25 March 2020
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The current market correction has taken us back to valuation levels that can only be described as bargain basement. Although this will sound counter-intuitive to a lot of people, this is a time to be buying not selling.
Below is a tipping point table which is one of the tools we use when building portfolios for clients. It shows where markets sit relative to their long-term value and term deposit interest rates. We use this for guidance in determining how much is invested into each asset class. What you should notice is the small red arrow pointing to where the various indices are currently sitting and the status level of each asset class. All are registering as ‘cheap’.
To put this into perspective, if you were a bargain hunter for any other product or service this is the time you would buy because everything is discounted.
Figure 1: Tipping Point Tables as at 16 March 2020
What spooks investors in times like the present is that their perspective moves from “where we are heading” to “where we have just been”. This change in focus makes people act on how they feel rather than what is best for where they are trying to get to. In industry terms this is the tension between personal risk appetite and risk capacity. When markets are behaving rationally these tend to align; when markets do not act rationally the alignment dislocates which causes stress, panic and often reflects in poor financial decisions.
By way of examples, some people may think they are conservative investors (risk appetite) but they have plenty of cash and/or low risk investments to live from for several years (risk capacity). In the current volatile market, our role is to help these investors understand that they have plenty cash to meet their living needs, and therefore they have plenty of time to wait until markets recover. By doing this they will profit from the inevitable rebound in asset prices when sentiment returns to normal. Similarly, we hear from young KiwiSaver clients who have not seen volatile markets before and therefore have a low risk tolerance. They are freaking out about the recent drop in value of their investment, yet they have 30 or more years in front of them before they will begin to withdraw and spend it; they actually have a high-risk capacity. For these investors the worst thing to do would be to switch into a lower risk investment option as they would be crystallising the current market value losses and removing any possibility of participating in the gains when markets recover. The exception to this would be if the funds were required for a home deposit soon. Again, this is about aligning your risk tolerance to your risk capacity. Having access to a financial advisor, to help understand this, is very important in these turbulent times.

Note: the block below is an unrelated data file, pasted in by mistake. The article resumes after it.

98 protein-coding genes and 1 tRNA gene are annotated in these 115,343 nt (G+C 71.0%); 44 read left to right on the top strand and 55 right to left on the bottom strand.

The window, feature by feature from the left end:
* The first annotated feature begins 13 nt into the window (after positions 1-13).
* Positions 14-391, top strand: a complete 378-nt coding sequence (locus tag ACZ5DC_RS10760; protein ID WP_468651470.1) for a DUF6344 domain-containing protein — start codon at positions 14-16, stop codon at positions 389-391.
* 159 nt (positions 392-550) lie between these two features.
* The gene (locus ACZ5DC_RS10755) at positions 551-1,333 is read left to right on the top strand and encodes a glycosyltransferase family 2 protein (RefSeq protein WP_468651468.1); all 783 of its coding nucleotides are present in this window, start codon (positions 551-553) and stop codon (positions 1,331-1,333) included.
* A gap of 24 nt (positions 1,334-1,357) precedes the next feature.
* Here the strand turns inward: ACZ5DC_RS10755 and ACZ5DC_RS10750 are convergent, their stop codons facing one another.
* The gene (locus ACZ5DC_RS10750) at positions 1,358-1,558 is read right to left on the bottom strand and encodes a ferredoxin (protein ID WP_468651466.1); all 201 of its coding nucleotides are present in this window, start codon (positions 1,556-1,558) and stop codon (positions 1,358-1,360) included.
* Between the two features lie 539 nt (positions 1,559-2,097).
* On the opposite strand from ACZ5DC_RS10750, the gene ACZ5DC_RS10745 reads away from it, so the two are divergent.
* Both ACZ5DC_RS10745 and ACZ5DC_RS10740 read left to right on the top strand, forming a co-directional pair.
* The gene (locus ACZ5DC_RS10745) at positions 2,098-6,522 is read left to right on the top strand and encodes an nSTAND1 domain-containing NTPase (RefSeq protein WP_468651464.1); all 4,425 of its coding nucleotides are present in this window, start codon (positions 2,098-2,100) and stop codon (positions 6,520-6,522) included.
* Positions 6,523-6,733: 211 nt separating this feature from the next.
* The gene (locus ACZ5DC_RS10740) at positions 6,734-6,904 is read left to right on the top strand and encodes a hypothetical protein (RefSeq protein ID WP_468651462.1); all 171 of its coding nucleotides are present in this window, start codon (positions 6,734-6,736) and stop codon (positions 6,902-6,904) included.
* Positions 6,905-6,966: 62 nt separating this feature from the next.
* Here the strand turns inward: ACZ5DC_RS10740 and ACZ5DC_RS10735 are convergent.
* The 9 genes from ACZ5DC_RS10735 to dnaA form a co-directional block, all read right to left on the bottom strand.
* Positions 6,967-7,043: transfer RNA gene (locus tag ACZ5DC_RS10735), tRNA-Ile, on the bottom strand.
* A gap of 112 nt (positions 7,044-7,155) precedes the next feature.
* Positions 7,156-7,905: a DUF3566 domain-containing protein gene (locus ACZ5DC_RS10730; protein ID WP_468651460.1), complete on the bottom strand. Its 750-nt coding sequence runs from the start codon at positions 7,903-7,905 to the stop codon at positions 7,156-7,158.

The key thing to remember is that markets will always over-react, and this time is no exception. It is important that your investment response is not an over-reaction also.
The graph below shows the progress of the ASX All Ordinaries Index against a steady growth rate of 3.5% (the red line). This reflects the rate at which we expected profits and dividends to grow over a ten-year period back in 2012. Since then, this rate has been proven to be very accurate and is a key component in how we set our tactical weighting of assets in client portfolios. Moving around this (in blue) is the actual market; what you should notice is that in the short term this is either above or below the growth rate line. The market reaction to the Covid-19 pandemic has moved the market to be significantly under the growth line. Even if we adjust the red line down, due to a pending recession, the blue line still remains under the red line; this shows there is a lot of future value to be gained by the patient long-term investor.
For NZ investors the graph is very similar with the NZX All Ordinaries showing a very similar pattern.
What does this mean? If you do not react emotionally, and rather take the long-term investor approach, this is nearly as good as it gets. Ten year returns for asset classes are estimated to be ranging between 9.5% and 12.4% per annum from here.
Figure 2: ASX All Ordinaries price growth vs 3.5% pa steady growth
Source: ASX, farrelly’s analysis
Where to from here?
It is understandable that most of you have concerns about the recent fall in the value of your portfolio. What we know is that markets will rebound and those investors who stay the course will be the beneficiaries of this. If you have funds to invest, now is a good time to seek advice and drip feed them into your portfolio in readiness for the inevitable lift in value. Keep calm and stay the course.
Sir John Templeton, one of the most respected investors and stock-pickers of all time once said, “Bull markets are born on pessimism, grown on scepticism, mature on optimism & die on euphoria”. 2019 was the euphoria and we are now in the pessimism stage. The best investment advice you can receive now is not to listen to the pessimism and be patient waiting to capture the next bull market, which will form.